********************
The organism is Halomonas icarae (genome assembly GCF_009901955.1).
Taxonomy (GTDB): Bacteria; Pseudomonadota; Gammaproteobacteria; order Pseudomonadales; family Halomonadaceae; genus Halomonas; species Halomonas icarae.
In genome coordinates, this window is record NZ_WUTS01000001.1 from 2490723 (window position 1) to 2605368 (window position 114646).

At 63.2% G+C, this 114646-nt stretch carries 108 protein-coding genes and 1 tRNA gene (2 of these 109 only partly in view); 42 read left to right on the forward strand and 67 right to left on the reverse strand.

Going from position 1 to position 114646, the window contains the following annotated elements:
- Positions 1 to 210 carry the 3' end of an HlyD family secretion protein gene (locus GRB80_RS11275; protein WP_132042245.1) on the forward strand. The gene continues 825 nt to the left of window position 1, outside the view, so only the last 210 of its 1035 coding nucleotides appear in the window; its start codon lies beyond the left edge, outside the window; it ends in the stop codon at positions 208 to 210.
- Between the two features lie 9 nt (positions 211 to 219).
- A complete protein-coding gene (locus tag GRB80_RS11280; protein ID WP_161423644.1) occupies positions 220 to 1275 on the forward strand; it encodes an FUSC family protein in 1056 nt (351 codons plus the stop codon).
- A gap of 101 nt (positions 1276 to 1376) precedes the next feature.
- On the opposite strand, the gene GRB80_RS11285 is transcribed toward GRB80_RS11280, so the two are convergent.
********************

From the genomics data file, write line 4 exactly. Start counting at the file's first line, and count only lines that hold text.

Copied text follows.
At 63.2% G+C, this 114646-nt stretch carries 108 protein-coding genes and 1 tRNA gene (2 of these 109 only partly in view); 42 read left to right on the forward strand and 67 right to left on the reverse strand.